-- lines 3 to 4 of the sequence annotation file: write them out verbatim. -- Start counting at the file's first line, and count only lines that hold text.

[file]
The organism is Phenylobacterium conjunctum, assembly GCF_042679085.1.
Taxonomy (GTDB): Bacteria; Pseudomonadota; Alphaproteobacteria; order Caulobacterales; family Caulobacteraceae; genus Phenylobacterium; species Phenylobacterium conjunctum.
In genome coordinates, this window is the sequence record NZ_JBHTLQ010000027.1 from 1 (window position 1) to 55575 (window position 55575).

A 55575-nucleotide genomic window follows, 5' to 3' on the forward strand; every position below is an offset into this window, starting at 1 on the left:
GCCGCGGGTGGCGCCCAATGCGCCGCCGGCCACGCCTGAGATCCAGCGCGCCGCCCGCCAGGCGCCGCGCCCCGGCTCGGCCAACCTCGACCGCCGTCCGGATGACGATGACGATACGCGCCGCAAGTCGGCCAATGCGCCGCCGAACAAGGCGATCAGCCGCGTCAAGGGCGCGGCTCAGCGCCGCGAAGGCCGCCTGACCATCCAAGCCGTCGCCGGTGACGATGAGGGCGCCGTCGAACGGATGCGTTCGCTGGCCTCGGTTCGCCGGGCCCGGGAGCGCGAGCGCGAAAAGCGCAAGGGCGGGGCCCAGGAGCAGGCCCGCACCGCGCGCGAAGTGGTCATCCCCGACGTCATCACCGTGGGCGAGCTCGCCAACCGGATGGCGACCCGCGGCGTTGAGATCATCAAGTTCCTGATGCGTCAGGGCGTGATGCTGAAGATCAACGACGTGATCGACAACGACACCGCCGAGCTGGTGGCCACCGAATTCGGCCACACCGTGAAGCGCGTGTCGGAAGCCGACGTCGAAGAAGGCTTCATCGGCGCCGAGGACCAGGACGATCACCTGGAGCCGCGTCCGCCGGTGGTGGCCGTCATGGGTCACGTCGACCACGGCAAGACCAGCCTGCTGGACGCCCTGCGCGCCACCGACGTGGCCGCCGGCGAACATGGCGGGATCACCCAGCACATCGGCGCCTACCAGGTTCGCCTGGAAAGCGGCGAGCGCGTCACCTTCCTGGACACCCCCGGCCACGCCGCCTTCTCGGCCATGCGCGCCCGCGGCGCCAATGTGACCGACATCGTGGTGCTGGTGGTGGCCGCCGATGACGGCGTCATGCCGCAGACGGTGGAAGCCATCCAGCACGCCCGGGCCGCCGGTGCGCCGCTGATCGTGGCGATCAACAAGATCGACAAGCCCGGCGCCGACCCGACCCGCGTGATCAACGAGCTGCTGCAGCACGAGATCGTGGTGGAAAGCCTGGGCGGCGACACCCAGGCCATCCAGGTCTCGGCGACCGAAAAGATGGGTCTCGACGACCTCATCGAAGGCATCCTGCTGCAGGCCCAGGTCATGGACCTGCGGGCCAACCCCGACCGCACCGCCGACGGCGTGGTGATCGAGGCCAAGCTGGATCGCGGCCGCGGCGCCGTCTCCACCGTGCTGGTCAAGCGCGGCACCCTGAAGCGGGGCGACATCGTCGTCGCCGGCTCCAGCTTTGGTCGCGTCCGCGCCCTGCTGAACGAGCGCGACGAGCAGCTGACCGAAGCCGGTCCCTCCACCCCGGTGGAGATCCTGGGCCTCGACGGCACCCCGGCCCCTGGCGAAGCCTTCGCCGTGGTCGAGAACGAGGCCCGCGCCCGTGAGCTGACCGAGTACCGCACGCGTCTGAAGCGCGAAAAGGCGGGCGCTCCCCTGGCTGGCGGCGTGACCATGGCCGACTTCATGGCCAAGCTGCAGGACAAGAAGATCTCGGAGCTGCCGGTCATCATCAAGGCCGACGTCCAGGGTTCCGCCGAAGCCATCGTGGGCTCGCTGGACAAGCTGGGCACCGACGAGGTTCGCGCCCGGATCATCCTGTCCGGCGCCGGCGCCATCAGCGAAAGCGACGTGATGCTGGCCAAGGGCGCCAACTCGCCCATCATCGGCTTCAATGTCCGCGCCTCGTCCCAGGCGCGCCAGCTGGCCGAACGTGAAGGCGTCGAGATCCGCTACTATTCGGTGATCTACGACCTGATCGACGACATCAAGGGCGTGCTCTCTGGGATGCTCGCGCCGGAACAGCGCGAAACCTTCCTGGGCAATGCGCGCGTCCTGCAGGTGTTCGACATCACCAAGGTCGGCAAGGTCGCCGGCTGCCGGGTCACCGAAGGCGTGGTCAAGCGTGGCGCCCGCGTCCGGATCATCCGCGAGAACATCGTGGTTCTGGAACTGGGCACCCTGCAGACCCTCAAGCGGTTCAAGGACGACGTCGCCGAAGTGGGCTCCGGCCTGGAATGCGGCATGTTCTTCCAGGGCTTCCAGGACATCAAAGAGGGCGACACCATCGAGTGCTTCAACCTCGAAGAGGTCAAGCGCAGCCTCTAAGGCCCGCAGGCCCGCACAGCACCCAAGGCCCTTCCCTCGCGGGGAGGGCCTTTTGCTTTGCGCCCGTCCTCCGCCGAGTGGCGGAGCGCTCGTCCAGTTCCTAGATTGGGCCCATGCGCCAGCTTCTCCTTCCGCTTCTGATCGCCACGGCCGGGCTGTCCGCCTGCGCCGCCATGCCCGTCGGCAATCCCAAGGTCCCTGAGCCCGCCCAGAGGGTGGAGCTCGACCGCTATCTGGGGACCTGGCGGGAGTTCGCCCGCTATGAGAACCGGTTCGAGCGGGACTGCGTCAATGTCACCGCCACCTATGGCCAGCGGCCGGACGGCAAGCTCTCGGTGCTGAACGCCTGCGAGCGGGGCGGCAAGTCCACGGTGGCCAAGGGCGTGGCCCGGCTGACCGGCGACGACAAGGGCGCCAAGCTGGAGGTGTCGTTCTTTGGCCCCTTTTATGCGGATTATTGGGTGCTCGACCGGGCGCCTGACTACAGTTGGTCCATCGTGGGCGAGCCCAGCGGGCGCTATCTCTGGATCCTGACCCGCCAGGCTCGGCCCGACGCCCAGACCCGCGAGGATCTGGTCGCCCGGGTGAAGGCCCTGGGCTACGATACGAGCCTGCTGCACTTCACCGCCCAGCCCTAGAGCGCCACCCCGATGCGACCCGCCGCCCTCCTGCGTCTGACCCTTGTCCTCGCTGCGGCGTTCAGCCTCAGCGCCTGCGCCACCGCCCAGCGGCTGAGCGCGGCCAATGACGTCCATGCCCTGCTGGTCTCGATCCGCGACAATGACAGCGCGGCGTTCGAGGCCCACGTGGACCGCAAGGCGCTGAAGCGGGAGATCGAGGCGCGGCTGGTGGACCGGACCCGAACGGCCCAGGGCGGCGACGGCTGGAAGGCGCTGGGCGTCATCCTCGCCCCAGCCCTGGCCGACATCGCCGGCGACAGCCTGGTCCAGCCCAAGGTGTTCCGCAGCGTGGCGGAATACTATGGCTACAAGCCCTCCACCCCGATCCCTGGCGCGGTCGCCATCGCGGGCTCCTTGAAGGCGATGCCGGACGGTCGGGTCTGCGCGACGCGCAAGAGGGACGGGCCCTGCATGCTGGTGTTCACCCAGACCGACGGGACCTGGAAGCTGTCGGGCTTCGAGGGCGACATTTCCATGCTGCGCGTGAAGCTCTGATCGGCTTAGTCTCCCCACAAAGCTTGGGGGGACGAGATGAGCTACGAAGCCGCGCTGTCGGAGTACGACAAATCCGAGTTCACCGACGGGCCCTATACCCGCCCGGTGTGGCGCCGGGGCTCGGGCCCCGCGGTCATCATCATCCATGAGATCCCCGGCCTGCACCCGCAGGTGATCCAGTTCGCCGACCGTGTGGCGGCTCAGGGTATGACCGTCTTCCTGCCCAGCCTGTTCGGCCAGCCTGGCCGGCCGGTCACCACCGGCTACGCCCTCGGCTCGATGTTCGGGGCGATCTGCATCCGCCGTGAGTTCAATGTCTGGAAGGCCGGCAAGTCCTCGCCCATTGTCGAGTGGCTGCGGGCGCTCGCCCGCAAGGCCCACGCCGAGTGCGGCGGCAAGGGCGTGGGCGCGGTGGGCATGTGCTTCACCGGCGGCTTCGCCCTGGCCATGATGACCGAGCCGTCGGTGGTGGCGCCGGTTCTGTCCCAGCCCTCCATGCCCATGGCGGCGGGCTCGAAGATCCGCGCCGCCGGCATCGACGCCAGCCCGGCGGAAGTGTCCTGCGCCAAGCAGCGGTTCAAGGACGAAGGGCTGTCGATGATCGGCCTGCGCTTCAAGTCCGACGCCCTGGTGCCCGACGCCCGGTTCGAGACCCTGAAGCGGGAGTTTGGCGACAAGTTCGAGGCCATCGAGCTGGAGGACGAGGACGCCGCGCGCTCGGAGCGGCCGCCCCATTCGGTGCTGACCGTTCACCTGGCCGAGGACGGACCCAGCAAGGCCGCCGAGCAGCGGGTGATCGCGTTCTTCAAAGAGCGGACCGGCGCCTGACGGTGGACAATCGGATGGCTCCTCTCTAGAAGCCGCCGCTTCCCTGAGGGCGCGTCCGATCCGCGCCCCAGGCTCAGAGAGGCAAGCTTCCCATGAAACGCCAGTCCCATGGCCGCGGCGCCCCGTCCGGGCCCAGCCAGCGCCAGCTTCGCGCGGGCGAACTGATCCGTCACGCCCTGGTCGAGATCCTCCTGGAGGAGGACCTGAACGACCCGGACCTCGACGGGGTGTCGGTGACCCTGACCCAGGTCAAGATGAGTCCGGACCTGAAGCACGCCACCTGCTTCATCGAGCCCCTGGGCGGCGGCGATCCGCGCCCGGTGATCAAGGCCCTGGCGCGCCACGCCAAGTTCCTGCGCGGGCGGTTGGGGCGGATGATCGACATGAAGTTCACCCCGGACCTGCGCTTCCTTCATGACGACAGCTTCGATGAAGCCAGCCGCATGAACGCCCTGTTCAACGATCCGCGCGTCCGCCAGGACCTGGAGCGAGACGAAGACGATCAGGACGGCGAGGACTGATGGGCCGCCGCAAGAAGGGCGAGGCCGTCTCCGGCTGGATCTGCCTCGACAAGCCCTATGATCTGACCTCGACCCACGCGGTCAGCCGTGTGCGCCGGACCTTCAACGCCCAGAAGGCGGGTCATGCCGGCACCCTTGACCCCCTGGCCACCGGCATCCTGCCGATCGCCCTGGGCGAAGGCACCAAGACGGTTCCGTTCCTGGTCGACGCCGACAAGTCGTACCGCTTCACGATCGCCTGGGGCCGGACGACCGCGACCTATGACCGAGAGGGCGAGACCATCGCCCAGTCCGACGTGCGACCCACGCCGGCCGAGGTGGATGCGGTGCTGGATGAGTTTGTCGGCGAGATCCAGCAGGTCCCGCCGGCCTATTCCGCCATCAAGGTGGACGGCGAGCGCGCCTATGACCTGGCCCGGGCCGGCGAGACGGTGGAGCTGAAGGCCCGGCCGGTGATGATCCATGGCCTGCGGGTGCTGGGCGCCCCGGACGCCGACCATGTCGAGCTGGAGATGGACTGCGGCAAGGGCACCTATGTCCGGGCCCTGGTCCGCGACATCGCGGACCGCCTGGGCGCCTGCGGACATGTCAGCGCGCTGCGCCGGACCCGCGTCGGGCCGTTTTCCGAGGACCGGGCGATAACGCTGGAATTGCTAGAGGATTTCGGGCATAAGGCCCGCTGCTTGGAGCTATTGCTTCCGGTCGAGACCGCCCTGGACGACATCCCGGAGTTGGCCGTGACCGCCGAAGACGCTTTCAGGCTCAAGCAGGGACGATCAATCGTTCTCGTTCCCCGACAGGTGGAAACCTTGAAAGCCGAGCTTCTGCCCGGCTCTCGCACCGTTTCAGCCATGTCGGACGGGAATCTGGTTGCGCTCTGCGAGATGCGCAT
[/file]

In genome coordinates, this window is the sequence record NZ_JBHTLQ010000027.1 from 1 (window position 1) to 55575 (window position 55575).

A 55575-nucleotide genomic window follows, 5' to 3' on the forward strand; every position below is an offset into this window, starting at 1 on the left: